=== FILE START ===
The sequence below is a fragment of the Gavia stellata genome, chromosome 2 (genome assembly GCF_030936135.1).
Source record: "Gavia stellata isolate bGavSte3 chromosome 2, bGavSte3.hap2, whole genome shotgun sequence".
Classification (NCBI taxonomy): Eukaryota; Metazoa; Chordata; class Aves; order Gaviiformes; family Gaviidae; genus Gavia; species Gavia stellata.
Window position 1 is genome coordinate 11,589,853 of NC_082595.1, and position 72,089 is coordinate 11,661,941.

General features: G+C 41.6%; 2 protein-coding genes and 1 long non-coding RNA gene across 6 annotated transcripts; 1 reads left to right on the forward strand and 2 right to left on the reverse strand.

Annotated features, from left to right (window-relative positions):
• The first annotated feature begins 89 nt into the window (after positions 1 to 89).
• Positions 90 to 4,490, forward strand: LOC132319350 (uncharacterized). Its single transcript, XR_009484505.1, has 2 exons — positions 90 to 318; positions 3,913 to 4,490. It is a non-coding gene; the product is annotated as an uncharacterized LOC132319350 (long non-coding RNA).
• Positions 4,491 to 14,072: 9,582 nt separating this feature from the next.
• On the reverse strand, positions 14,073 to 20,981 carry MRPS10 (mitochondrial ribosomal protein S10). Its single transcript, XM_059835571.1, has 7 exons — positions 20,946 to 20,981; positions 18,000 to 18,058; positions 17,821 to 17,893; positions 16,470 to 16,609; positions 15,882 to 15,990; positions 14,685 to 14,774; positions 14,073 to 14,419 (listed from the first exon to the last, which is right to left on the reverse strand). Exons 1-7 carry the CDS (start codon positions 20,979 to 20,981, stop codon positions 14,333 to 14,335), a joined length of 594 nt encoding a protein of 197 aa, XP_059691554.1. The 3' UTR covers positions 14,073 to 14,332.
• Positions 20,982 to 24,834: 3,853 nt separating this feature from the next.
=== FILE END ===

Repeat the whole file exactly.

The sequence below is a fragment of the Gavia stellata genome, chromosome 2 (genome assembly GCF_030936135.1).
Source record: "Gavia stellata isolate bGavSte3 chromosome 2, bGavSte3.hap2, whole genome shotgun sequence".
Classification (NCBI taxonomy): Eukaryota; Metazoa; Chordata; class Aves; order Gaviiformes; family Gaviidae; genus Gavia; species Gavia stellata.
Window position 1 is genome coordinate 11,589,853 of NC_082595.1, and position 72,089 is coordinate 11,661,941.

General features: G+C 41.6%; 2 protein-coding genes and 1 long non-coding RNA gene across 6 annotated transcripts; 1 reads left to right on the forward strand and 2 right to left on the reverse strand.

Annotated features, from left to right (window-relative positions):
• The first annotated feature begins 89 nt into the window (after positions 1 to 89).
• Positions 90 to 4,490, forward strand: LOC132319350 (uncharacterized). Its single transcript, XR_009484505.1, has 2 exons — positions 90 to 318; positions 3,913 to 4,490. It is a non-coding gene; the product is annotated as an uncharacterized LOC132319350 (long non-coding RNA).
• Positions 4,491 to 14,072: 9,582 nt separating this feature from the next.
• On the reverse strand, positions 14,073 to 20,981 carry MRPS10 (mitochondrial ribosomal protein S10). Its single transcript, XM_059835571.1, has 7 exons — positions 20,946 to 20,981; positions 18,000 to 18,058; positions 17,821 to 17,893; positions 16,470 to 16,609; positions 15,882 to 15,990; positions 14,685 to 14,774; positions 14,073 to 14,419 (listed from the first exon to the last, which is right to left on the reverse strand). Exons 1-7 carry the CDS (start codon positions 20,979 to 20,981, stop codon positions 14,333 to 14,335), a joined length of 594 nt encoding a protein of 197 aa, XP_059691554.1. The 3' UTR covers positions 14,073 to 14,332.
• Positions 20,982 to 24,834: 3,853 nt separating this feature from the next.